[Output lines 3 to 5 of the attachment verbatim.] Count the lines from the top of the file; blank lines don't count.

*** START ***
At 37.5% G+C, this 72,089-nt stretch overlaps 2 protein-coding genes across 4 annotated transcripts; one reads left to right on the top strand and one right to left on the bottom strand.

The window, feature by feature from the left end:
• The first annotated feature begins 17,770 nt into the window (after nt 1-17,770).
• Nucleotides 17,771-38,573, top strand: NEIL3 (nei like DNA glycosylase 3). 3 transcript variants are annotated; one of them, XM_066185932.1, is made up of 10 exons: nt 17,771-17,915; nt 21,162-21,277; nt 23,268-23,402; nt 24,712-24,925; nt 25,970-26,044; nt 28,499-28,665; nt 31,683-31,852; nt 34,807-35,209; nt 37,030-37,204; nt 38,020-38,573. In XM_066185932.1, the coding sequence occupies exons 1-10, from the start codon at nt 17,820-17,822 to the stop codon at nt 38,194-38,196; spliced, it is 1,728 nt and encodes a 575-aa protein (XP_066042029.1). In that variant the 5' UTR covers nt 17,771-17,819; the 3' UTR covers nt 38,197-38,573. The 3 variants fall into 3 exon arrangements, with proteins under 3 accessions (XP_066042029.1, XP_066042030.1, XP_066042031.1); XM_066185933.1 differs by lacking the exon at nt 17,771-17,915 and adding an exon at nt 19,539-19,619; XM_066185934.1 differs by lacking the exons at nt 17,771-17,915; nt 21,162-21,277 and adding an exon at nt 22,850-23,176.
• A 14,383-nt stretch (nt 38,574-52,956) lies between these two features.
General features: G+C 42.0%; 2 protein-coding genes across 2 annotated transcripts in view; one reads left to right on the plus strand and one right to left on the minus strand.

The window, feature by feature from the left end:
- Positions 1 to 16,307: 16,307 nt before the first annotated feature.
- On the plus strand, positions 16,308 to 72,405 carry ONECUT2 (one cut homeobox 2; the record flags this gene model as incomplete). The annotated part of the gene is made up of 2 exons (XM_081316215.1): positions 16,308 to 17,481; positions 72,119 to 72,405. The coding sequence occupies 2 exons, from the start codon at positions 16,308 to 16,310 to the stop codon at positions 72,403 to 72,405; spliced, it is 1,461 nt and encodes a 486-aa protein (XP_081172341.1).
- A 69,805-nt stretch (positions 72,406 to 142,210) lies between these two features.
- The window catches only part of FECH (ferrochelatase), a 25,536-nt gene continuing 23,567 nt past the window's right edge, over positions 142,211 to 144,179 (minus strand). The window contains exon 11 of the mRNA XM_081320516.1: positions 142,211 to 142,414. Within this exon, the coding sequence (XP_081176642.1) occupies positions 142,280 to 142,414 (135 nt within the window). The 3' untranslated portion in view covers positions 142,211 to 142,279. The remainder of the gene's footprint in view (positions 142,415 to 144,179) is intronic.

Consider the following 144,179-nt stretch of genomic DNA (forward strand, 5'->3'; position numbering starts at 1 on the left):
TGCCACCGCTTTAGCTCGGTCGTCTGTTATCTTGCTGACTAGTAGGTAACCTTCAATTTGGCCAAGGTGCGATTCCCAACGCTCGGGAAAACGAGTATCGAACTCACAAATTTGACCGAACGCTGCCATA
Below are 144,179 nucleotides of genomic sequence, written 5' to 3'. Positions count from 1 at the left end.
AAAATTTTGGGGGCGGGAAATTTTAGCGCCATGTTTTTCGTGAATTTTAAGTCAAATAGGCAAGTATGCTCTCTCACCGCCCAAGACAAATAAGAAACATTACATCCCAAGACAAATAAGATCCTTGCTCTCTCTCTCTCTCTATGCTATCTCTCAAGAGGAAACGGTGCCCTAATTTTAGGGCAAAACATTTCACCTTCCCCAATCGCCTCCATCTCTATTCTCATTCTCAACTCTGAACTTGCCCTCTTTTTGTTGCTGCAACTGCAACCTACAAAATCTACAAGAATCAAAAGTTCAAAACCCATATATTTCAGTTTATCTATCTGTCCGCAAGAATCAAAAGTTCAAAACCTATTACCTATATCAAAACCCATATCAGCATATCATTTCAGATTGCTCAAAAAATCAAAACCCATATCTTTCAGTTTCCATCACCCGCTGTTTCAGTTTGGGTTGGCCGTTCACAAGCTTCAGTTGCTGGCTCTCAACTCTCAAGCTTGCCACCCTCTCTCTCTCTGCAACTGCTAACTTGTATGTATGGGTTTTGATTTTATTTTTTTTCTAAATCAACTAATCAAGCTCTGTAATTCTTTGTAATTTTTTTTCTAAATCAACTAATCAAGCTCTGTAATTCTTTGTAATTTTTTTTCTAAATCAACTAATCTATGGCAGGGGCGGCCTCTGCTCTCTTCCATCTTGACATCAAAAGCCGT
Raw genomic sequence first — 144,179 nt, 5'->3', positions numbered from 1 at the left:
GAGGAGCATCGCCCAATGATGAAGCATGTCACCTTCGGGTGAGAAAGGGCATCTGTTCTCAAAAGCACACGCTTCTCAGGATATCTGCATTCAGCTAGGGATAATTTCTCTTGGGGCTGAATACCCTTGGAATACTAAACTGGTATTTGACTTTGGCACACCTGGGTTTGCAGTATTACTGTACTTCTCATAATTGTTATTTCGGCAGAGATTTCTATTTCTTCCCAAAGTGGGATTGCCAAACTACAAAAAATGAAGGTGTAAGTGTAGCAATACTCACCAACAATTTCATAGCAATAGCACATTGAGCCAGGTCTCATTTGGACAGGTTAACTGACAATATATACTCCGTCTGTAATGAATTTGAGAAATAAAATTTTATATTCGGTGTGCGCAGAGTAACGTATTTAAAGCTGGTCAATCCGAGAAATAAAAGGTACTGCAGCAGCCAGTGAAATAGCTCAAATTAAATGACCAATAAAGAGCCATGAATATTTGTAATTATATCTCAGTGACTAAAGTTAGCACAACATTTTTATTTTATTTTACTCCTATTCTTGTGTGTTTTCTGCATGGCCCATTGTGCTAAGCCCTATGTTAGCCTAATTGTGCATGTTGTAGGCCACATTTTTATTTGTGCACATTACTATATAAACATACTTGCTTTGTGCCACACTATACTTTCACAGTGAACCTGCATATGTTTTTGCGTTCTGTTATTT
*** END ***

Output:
• The first annotated feature begins 17,770 nt into the window (after nt 1-17,770).
• Nucleotides 17,771-38,573, top strand: NEIL3 (nei like DNA glycosylase 3). 3 transcript variants are annotated; one of them, XM_066185932.1, is made up of 10 exons: nt 17,771-17,915; nt 21,162-21,277; nt 23,268-23,402; nt 24,712-24,925; nt 25,970-26,044; nt 28,499-28,665; nt 31,683-31,852; nt 34,807-35,209; nt 37,030-37,204; nt 38,020-38,573. In XM_066185932.1, the coding sequence occupies exons 1-10, from the start codon at nt 17,820-17,822 to the stop codon at nt 38,194-38,196; spliced, it is 1,728 nt and encodes a 575-aa protein (XP_066042029.1). In that variant the 5' UTR covers nt 17,771-17,819; the 3' UTR covers nt 38,197-38,573. The 3 variants fall into 3 exon arrangements, with proteins under 3 accessions (XP_066042029.1, XP_066042030.1, XP_066042031.1); XM_066185933.1 differs by lacking the exon at nt 17,771-17,915 and adding an exon at nt 19,539-19,619; XM_066185934.1 differs by lacking the exons at nt 17,771-17,915; nt 21,162-21,277 and adding an exon at nt 22,850-23,176.
• A 14,383-nt stretch (nt 38,574-52,956) lies between these two features.